Persistent Organic Pollutants Modify Gut Microbiota-Host Metabolic Homeostasis in Mice Through Aryl Hydrocarbon Receptor Activation.

Zhang L, Nichols RG, Correll J, Murray IA, Tanaka N, Smith PB, Hubbard TD, Sebastian A, Albert I, Hatzakis E, Gonzalez FJ, Perdew GH, Patterson AD - Environ. Health Perspect. (2015)

Xenobiotic responses in mice after dietary exposure to vehicle or TCDF (24 μg/kg). Light microscopic examination of H&E-stained liver sections from Ahr+/+ (A) and Ahr–/– (B) mice; arrows indicate inflammatory foci (bars = 200 μm). (C) Serum concentrations of ALT (left) and ALP (right) from Ahr+/+ and Ahr–/– mice. (D) Percent change in body weight of Ahr+/+ mice recorded every other day during the adaptation and treatment periods. (E) Cyp1a1, Cyp1a2, Cyp2e1, and Cyp2a1 expression in the liver (left) and Cyp1a1 mRNA expression in the intestine (right) of Ahr+/+ mice. (F) Cyp1a1 and Cyp1a2 mRNA expression in the liver of Ahr–/– mice. Data are presented as mean ± SD; n = 5 or 6/group. NS, not significant.*p < 0.05, and **p < 0.01 by two-tailed Student’s t-test or Mann-Whitney test.
© Copyright Policy - public-domain
Related In: Results  -  Collection

License
Show All Figures
getmorefigures.php?uid=PMC4492271&req=5

f1: Xenobiotic responses in mice after dietary exposure to vehicle or TCDF (24 μg/kg). Light microscopic examination of H&E-stained liver sections from Ahr+/+ (A) and Ahr–/– (B) mice; arrows indicate inflammatory foci (bars = 200 μm). (C) Serum concentrations of ALT (left) and ALP (right) from Ahr+/+ and Ahr–/– mice. (D) Percent change in body weight of Ahr+/+ mice recorded every other day during the adaptation and treatment periods. (E) Cyp1a1, Cyp1a2, Cyp2e1, and Cyp2a1 expression in the liver (left) and Cyp1a1 mRNA expression in the intestine (right) of Ahr+/+ mice. (F) Cyp1a1 and Cyp1a2 mRNA expression in the liver of Ahr–/– mice. Data are presented as mean ± SD; n = 5 or 6/group. NS, not significant.*p < 0.05, and **p < 0.01 by two-tailed Student’s t-test or Mann-Whitney test.
Mentions: Effects of dietary TCDF on liver enzymes and morphology. The effect of sustained AHR activation on the gut was assessed using a potent AHR ligand, TCDF. Ahr+/+ and Ahr–/– mice treated with dietary TCDF (24 μg/kg body weight) exhibited mild and no histopathological changes in the liver, respectively (Figure 1A,B). Mildly elevated serum ALT (19.3–37.5 U/L) and ALP (36.5–52.2 U/L) levels (Figure 1C), but no significant differences in body weight (Figure 1D), were observed in the Ahr+/+ mice after TCDF treatment, thus indicating minimal hepatic toxicity. Further, no evidence of steatosis, bile duct injury, or cellular degeneration was found, as is often observed with high-dose TCDD treatment (Ozeki et al. 2011). Ahr–/– mice exhibited no significant changes in the liver enzymes ALT and ALP (Figure 1C). TCDF exposure in the Ahr–/– mice was confirmed using dichloromethane extracts of liver and assessing the induction of AHR signaling in a Hepa 1.1 stable reporter cell line (see Supplemental Material, Figure S1). Transcriptional targets of AHR, including Cyp1a1, Cyp1a2, and Cyp2e1, were significantly induced in the liver and across the small intestine (Figure 1E) and were AHR dependent (Figure 1F). These observations suggest that the subsequent metabolic changes described below were specific to AHR activation and not due to overt liver toxicity.

Bottom Line: TCDF-treated mouse cecal contents were enriched with Butyrivibrio spp. but depleted in Oscillobacter spp. compared with vehicle-treated mice.These changes in the gut microbiota were associated with altered bile acid metabolism.Further, dietary TCDF inhibited the farnesoid X receptor (FXR) signaling pathway, triggered significant inflammation and host metabolic disorders as a result of activation of bacterial fermentation, and altered hepatic lipogenesis, gluconeogenesis, and glycogenolysis in an AHR-dependent manner.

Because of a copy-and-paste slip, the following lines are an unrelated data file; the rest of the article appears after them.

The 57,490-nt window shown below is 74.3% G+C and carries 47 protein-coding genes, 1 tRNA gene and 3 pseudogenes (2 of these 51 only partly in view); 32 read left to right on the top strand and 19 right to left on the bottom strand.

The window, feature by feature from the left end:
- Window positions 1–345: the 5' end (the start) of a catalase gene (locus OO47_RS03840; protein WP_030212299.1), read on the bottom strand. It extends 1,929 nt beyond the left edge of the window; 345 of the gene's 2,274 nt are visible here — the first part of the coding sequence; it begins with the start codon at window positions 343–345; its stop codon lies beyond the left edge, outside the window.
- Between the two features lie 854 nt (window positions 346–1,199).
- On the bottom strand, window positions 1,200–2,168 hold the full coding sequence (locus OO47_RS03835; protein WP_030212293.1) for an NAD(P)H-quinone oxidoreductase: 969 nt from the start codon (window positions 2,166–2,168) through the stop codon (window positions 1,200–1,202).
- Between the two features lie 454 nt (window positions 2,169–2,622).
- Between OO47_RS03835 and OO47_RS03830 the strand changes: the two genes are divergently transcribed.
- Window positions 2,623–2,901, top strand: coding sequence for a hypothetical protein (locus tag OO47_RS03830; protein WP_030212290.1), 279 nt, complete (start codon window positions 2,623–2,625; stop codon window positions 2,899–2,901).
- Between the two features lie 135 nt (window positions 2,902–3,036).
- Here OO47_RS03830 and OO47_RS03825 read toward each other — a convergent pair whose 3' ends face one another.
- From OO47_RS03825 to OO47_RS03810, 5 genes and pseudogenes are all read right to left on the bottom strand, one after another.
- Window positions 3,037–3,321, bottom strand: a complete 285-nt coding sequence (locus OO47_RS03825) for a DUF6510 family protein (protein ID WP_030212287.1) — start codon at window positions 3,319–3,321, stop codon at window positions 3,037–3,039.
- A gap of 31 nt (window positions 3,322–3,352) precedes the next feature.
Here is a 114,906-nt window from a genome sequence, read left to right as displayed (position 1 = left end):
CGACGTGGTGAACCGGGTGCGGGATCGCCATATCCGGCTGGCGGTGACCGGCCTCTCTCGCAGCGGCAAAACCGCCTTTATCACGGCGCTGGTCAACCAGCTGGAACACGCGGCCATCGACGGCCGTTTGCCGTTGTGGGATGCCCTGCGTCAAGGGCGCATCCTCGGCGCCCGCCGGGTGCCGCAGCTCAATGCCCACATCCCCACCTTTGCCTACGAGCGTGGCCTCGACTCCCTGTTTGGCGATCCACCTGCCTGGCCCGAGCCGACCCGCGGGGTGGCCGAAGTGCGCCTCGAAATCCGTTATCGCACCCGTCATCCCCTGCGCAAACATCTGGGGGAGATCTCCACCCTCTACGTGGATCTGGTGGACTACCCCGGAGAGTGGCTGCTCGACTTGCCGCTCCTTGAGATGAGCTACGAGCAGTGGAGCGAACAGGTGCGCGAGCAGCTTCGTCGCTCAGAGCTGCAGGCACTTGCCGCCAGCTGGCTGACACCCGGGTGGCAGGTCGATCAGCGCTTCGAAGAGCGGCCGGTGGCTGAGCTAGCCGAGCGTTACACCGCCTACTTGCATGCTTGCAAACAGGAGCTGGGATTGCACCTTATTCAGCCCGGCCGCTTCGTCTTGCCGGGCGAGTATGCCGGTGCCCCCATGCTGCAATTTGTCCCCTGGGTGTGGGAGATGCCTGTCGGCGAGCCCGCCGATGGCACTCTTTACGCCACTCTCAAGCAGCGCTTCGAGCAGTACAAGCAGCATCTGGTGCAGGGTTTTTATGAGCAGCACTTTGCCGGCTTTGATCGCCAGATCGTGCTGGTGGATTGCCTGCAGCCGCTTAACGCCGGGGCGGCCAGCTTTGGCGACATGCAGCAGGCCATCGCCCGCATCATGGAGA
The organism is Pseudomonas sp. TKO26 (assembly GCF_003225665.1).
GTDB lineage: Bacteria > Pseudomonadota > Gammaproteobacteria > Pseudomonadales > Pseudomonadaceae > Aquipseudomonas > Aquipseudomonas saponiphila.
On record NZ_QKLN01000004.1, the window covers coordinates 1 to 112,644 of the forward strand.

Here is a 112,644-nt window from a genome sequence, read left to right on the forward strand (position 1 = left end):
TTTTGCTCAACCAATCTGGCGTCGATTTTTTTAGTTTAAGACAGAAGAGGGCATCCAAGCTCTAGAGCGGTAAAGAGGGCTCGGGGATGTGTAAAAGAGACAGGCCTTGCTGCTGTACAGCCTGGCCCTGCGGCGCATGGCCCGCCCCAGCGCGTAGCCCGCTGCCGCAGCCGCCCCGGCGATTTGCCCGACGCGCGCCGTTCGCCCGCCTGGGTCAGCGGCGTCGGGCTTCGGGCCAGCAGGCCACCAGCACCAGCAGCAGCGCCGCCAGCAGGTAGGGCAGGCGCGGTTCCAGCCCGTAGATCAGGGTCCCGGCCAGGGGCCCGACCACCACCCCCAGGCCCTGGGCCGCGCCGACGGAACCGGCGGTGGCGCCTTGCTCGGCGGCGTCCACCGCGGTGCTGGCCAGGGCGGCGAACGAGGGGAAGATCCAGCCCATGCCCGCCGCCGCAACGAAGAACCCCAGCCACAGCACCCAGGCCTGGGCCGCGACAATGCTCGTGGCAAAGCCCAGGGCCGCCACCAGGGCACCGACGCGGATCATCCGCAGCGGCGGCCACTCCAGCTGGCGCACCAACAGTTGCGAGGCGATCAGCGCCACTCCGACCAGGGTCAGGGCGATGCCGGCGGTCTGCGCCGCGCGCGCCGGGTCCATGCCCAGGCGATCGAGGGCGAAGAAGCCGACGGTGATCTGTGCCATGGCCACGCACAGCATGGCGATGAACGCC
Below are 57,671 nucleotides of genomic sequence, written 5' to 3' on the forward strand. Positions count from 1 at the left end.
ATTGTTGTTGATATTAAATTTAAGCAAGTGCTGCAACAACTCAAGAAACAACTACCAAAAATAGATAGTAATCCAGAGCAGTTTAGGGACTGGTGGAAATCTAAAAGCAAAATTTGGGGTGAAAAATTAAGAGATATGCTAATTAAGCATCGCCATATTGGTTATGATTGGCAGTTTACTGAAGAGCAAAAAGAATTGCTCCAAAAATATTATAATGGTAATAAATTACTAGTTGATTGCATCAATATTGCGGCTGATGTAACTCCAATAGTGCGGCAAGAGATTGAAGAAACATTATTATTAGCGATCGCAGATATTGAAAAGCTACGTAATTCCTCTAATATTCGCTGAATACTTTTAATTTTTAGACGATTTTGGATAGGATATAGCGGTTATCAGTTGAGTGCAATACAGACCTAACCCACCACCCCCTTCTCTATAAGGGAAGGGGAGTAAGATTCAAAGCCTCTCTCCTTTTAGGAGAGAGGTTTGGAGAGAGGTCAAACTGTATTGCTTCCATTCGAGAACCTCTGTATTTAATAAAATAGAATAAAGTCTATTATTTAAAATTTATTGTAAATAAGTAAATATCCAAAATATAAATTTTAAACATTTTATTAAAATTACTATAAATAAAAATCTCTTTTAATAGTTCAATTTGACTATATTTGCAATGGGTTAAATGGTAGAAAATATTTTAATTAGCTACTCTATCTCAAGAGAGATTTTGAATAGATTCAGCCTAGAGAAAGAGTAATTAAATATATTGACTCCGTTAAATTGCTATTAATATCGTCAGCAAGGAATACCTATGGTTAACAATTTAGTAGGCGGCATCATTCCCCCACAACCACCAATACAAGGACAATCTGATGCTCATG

View Article: PubMed Central - PubMed

Affiliation: Center for Molecular Toxicology and Carcinogenesis, Department of Veterinary and Biomedical Sciences, The Pennsylvania State University, University Park, Pennsylvania, USA.

ABSTRACT

Background: Alteration of the gut microbiota through diet and environmental contaminants may disturb physiological homeostasis, leading to various diseases including obesity and type 2 diabetes. Because most exposure to environmentally persistent organic pollutants (POPs) occurs through the diet, the host gastrointestinal tract and commensal gut microbiota are likely to be exposed to POPs.

Objectives: We examined the effect of 2,3,7,8-tetrachlorodibenzofuran (TCDF), a persistent environmental contaminant, on gut microbiota and host metabolism, and we examined correlations between gut microbiota composition and signaling pathways.

Methods: Six-week-old male wild-type and Ahr-/- mice on the C57BL/6J background were treated with 24 μg/kg TCDF in the diet for 5 days. We used 16S rRNA gene sequencing, 1H nuclear magnetic resonance (NMR) metabolomics, targeted ultra-performance liquid chromatography coupled with triplequadrupole mass spectrometry, and biochemical assays to determine the microbiota compositions and the physiological and metabolic effects of TCDF.

Results: Dietary TCDF altered the gut microbiota by shifting the ratio of Firmicutes to Bacteroidetes. TCDF-treated mouse cecal contents were enriched with Butyrivibrio spp. but depleted in Oscillobacter spp. compared with vehicle-treated mice. These changes in the gut microbiota were associated with altered bile acid metabolism. Further, dietary TCDF inhibited the farnesoid X receptor (FXR) signaling pathway, triggered significant inflammation and host metabolic disorders as a result of activation of bacterial fermentation, and altered hepatic lipogenesis, gluconeogenesis, and glycogenolysis in an AHR-dependent manner.

Conclusion: These findings provide new insights into the biochemical consequences of TCDF exposure involving the alteration of the gut microbiota, modulation of nuclear receptor signaling, and disruption of host metabolism.

No MeSH data available.


Related in: MedlinePlus